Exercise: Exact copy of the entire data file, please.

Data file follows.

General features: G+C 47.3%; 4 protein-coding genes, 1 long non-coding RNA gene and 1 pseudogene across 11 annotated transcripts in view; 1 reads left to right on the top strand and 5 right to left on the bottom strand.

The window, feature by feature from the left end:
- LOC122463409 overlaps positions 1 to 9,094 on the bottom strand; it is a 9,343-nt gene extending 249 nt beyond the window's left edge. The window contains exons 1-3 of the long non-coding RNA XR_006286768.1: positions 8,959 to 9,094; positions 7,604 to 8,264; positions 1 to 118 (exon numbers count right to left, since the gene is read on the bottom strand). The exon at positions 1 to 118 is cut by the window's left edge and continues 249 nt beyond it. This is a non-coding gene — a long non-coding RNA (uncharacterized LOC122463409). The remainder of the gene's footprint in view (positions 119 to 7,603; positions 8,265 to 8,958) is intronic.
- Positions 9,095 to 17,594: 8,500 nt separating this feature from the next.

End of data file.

General features: G+C 47.3%; 4 protein-coding genes, 1 long non-coding RNA gene and 1 pseudogene across 11 annotated transcripts in view; 1 reads left to right on the top strand and 5 right to left on the bottom strand.

The window, feature by feature from the left end:
- LOC122463409 overlaps positions 1 to 9,094 on the bottom strand; it is a 9,343-nt gene extending 249 nt beyond the window's left edge. The window contains exons 1-3 of the long non-coding RNA XR_006286768.1: positions 8,959 to 9,094; positions 7,604 to 8,264; positions 1 to 118 (exon numbers count right to left, since the gene is read on the bottom strand). The exon at positions 1 to 118 is cut by the window's left edge and continues 249 nt beyond it. This is a non-coding gene — a long non-coding RNA (uncharacterized LOC122463409). The remainder of the gene's footprint in view (positions 119 to 7,603; positions 8,265 to 8,958) is intronic.
- Positions 9,095 to 17,594: 8,500 nt separating this feature from the next.